Recognize the Power Bases at Your School
Vol. 16 No. 1
The people who contribute the most to the smoothness with which any organization functions are those to whom others turn for leadership and advice. By dint of their experience, talent, support, aggressiveness, or thoughtfulness, they inevitably develop a power base that impacts a school’s operation.
There are often many power bases at a school, falling into three categories:
- Designated: These people are systematically elected or appointed. The structure under which they function is relatively formalized and their responsibilities and authority have been officially designated.
- Ad hoc: These groups develop as needs dictate, involving individuals undertaking specific projects or addressing major issues.
- Floating: These power bases have no direct ties or responsibilities to the formal organization, including those given “power by anointment,” granted by one or more people who hold the formal positions of authority.
The school’s Board and administration must be alert and sensitive to all three. Ideally, all three function harmoniously. Problems arise when any one of the three gets out of balance. But be most vigilant about the third power base category, and recognize such groups’ existence, limit their number, and proceed with caution. Consider the following strategies as you evaluate the status of the current power bases in your school and determine what action to take.
- Hold the line—prevent the amoeba-like growth of more power bases. Do not legitimize a power base if you feel its existence is not in the best long-term interest of the school.
- Do not allow spouses to carve out power bases that are not favorable to the school. Spouses can be a great asset in any number of ways, but the potential for inappropriate activity must be averted.
- Don’t use your faculty “sounding boards” in such a way that you risk being perceived as “two-faced” by their peers.
- Carefully delineate parameters and monitor the activities of your parent association and athletic booster club, particularly around fundraising. Any fundraising that is undertaken by these groups must be appropriate, beneficial to the whole school, and must not compete with or undercut the formally programmed efforts of the Development Office.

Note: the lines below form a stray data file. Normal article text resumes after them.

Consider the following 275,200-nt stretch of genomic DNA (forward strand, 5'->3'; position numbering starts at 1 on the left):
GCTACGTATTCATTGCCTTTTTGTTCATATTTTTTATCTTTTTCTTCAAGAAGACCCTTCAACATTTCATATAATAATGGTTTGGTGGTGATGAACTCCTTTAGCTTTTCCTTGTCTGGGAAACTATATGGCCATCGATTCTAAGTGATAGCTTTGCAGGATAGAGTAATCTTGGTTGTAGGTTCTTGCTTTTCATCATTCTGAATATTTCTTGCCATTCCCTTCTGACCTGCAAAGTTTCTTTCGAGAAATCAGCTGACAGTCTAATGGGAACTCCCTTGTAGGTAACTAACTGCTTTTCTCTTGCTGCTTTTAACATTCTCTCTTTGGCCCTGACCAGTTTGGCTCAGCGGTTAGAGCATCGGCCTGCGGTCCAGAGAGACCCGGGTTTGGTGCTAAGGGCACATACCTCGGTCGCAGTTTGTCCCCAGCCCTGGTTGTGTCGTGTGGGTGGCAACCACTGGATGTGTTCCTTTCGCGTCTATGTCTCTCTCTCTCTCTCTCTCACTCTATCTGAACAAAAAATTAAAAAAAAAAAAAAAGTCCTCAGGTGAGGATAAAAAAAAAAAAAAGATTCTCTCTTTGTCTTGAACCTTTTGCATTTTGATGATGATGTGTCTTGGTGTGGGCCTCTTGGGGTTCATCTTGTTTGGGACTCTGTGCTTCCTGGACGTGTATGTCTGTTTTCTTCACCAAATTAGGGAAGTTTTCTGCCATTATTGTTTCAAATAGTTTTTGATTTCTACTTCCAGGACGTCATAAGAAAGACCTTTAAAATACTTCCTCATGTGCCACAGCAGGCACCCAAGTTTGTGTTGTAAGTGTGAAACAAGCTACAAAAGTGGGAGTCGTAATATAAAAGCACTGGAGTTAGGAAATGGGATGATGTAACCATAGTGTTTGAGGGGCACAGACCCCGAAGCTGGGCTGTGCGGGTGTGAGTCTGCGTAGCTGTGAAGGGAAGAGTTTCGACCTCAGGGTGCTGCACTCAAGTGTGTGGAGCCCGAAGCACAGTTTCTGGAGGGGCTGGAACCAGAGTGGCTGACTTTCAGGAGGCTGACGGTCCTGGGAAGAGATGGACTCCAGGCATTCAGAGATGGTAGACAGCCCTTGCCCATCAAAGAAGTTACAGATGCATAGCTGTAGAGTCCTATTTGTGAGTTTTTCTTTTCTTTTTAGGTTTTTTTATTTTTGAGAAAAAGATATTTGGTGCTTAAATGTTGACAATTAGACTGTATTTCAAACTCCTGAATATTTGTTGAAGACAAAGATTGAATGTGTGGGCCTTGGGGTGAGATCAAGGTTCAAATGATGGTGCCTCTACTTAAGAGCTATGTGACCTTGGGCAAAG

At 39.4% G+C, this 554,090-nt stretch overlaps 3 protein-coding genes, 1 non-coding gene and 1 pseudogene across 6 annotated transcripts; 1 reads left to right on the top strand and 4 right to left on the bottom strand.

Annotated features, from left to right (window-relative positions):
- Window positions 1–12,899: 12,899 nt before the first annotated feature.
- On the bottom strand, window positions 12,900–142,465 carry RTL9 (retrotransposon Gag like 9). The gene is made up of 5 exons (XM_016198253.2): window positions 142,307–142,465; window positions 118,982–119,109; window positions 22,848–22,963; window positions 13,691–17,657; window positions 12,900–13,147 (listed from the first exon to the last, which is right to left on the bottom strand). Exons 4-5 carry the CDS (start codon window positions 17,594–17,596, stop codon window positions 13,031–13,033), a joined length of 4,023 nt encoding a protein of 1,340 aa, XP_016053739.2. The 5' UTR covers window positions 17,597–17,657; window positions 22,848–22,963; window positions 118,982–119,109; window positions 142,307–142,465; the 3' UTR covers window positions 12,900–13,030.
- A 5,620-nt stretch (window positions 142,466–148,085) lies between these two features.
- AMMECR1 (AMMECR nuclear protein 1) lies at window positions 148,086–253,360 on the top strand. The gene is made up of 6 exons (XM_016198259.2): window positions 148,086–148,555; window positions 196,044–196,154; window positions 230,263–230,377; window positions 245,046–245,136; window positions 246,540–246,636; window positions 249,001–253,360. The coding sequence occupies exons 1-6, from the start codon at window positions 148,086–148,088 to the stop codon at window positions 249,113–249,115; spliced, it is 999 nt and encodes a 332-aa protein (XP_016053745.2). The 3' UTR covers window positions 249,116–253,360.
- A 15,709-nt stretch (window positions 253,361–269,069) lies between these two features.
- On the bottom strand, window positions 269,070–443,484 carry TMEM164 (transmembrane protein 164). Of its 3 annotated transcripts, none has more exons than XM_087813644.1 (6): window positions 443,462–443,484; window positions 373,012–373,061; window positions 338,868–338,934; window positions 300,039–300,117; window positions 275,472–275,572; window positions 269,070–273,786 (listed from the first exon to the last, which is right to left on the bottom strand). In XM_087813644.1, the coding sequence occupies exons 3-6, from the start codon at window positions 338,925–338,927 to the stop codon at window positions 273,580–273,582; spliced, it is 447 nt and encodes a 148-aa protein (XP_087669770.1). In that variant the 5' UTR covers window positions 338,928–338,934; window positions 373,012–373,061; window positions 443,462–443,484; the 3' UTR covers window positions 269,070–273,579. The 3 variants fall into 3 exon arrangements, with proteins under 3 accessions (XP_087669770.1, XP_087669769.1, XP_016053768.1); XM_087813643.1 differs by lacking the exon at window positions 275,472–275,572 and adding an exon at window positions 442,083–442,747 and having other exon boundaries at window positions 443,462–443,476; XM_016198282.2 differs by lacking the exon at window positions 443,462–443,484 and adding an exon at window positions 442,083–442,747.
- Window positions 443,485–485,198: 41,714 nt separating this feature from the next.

- Take every precaution to defuse the creation or impact of a “parking-lot mafia.” There is no other floating power base more fraught with insidious potential than this one. One or two aggressive parents may convene this group, and misinformation and gossip can result. Try to identify these individuals and, if possible, divert their energies into more productive school projects. Don’t ignore these situations hoping they will go away. They won’t without some clever intervention.
- Instead of appointing one or two teachers as representatives to the Board, have the Board invite different teachers, two or three at a time, to each meeting. This way, no one on the faculty assumes the power base and, after time, the entire faculty will have had a chance to see and appreciate your Board at work.
All three types of power bases can be assets to your school, with a formal structure that incorporates the most able and willing leaders supported by an understructure and sub–rosa network of quiet leadership.
Additional ISM resources:
The Source for Trustees Vol. 15 No. 5 Foster Board Objectivity—Avoid Subjectivity
The Source for Trustees Vol. 13 No. 2 School Administrators at Board Meetings: Who, When, and Why
The Source for School Heads Vol. 14 No. 3 Pick-Up Lane Gossip: The Private School’s Water Cooler